Daily Trinity: Scottish Pipes, Jobs Down, Atlanta Cheating Up, Robert Schuller, and C. J. Mahaney

Daily Trinity: Scottish Pipes, Jobs Down, Atlanta Cheating Up, Robert Schuller, and C. J. Mahaney July 8, 2011
Morning Palate Cleanser: 14-year-old Brendan MacFarlane, Scottish boy with pipes, sings Gospel and Country.  Here he is wowing a guitar shop owner:

In the News:
  1. In June, non-farm payrolls added a measly 18,000 jobs, far below what is needed (due to the number who enter into the workforce on any given month) even to maintain the present level of employment.  So the unemployment figure ticked up to 9.2%.  Worse, the report reveals that 44,000 fewer jobs were created in previous months than they had estimated.  Obama’s senior political advisor, David Plouffe, predicts that jobs won’t be a big issue in the 2012 election.  He’s wrong.
  2. If you haven’t been following the story of the Atlanta Public Schools’ cheating scandal, you’re missing out on an amazing tale of corruption, deception and greed.  I’m sure the guilty parties are angling right now: How can we blame the No Child Left Behind Act?  Here’s hoping the Atlanta Journal Constitution, which has done Pulitzer-worthy work on this story, doesn’t let them get away with it.
  3. A forthcoming book, Inside Scientology: The Story of America’s Most Secretive Religion, sounds like fascinating reading.  Time interviewed the author.  Relatedly, although this is a year-old piece, I came across this article that gives insight into the Sea Org and how it pressured women in the order to have abortions in order to continue their work on behalf of the ‘Church’.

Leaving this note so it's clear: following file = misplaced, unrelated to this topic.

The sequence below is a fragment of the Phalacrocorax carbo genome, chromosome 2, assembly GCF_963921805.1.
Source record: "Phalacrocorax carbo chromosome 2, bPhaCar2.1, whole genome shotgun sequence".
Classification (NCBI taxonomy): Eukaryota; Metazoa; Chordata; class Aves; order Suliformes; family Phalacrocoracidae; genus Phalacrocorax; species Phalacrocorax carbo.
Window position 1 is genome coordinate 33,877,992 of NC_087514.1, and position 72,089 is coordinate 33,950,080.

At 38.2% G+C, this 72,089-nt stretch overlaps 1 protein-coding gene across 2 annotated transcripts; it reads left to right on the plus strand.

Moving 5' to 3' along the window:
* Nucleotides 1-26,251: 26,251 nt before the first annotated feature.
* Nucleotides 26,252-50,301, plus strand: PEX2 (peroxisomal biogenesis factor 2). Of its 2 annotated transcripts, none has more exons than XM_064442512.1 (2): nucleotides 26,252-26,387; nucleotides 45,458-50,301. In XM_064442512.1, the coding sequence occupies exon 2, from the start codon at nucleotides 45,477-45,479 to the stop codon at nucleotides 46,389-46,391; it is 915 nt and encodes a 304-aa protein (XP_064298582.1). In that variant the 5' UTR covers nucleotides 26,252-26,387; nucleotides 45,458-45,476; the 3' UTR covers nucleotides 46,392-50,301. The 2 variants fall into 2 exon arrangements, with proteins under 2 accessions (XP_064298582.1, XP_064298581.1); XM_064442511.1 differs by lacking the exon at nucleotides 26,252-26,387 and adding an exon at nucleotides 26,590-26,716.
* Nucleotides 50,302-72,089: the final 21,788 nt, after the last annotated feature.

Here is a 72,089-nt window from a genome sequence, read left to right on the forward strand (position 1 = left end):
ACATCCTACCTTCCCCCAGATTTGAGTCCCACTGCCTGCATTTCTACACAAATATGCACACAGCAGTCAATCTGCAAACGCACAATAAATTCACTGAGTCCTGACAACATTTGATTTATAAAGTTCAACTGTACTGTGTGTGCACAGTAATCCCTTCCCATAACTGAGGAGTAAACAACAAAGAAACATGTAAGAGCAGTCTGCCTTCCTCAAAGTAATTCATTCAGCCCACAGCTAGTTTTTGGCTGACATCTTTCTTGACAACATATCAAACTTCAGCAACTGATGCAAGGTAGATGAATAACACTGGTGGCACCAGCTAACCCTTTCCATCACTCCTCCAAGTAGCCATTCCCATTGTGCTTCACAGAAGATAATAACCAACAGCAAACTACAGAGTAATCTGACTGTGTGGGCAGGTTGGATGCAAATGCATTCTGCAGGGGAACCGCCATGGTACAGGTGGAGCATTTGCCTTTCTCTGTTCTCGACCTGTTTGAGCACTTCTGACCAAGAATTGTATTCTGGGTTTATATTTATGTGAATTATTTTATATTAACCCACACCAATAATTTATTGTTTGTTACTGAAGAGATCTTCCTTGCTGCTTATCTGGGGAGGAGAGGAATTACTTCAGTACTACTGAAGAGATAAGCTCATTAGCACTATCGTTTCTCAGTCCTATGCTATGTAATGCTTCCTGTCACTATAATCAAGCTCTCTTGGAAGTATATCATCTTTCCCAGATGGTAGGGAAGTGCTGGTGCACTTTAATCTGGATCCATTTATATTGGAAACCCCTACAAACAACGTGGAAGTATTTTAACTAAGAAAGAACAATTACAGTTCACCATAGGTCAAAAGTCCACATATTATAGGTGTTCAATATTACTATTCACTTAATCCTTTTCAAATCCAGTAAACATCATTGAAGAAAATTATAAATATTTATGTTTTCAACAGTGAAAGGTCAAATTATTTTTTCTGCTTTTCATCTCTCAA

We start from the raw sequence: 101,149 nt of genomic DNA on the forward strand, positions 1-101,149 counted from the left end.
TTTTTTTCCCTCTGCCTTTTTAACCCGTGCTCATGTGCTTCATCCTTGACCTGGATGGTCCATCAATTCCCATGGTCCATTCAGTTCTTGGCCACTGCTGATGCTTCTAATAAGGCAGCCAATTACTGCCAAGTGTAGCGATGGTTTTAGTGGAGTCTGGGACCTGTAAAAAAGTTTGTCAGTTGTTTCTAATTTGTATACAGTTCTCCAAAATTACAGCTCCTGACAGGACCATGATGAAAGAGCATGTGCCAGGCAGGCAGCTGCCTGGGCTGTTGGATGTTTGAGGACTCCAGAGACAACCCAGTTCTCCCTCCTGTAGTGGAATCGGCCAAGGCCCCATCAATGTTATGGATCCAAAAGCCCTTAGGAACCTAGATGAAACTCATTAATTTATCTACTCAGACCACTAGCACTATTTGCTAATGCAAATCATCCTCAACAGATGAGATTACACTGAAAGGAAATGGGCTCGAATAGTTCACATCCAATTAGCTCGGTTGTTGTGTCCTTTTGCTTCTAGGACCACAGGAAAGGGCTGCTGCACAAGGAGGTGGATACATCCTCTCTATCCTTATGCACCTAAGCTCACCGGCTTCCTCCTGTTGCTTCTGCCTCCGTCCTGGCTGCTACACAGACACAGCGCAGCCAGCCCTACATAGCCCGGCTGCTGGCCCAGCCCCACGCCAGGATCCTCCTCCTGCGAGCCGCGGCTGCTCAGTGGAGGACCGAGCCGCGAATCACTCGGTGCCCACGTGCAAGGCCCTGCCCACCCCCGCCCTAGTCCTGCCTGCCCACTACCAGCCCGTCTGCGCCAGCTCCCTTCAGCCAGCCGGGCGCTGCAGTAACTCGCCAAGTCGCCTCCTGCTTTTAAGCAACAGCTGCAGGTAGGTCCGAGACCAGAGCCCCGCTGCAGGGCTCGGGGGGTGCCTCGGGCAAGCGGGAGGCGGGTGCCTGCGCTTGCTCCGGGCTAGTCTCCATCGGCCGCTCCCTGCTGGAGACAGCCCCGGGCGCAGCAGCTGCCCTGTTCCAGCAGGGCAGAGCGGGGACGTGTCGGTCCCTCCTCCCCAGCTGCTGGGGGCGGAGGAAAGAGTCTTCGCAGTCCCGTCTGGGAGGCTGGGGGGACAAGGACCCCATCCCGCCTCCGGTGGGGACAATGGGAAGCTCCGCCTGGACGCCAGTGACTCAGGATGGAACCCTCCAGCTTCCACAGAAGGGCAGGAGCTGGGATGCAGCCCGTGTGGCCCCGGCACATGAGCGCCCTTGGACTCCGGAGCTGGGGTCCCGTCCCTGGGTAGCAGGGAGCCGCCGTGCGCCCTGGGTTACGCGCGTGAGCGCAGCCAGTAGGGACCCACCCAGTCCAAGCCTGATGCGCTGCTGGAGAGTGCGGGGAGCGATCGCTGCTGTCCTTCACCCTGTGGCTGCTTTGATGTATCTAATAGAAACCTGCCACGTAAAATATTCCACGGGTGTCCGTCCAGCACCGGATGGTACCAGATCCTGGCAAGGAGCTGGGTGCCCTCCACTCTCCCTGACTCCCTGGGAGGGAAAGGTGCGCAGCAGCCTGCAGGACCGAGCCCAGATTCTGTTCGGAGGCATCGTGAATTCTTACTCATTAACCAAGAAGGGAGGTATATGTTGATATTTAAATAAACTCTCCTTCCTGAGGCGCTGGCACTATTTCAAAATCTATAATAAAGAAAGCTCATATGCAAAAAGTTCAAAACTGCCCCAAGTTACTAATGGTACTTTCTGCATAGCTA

In the Pews:
  1. Do yourself a favor and read this great piece at GetReligion about Robert Schuller and the Crystal Cathedral.  While you’re there, read Mollie Hemingway’s piece on Dan Savage, who is arguing that the ideal of marital monogamy should be abandoned.
  2. The Gospel Coalition is staging a worthwhile conversation on “Should Churches Spend Money on Nice Buildings?”
  3. I don’t know the backstory here, so I cannot judge the merits of the response more generally, but this is how to write a confession letter.  C. J. Mahaney is a popular pastor and speaker in Reformed circles.  In this letter, he makes no attempt to justify, no attempt to minimize the offense, no attempt to clear his name even while ostensibly confessing, and yet neither does he congratulate himself for his confession.

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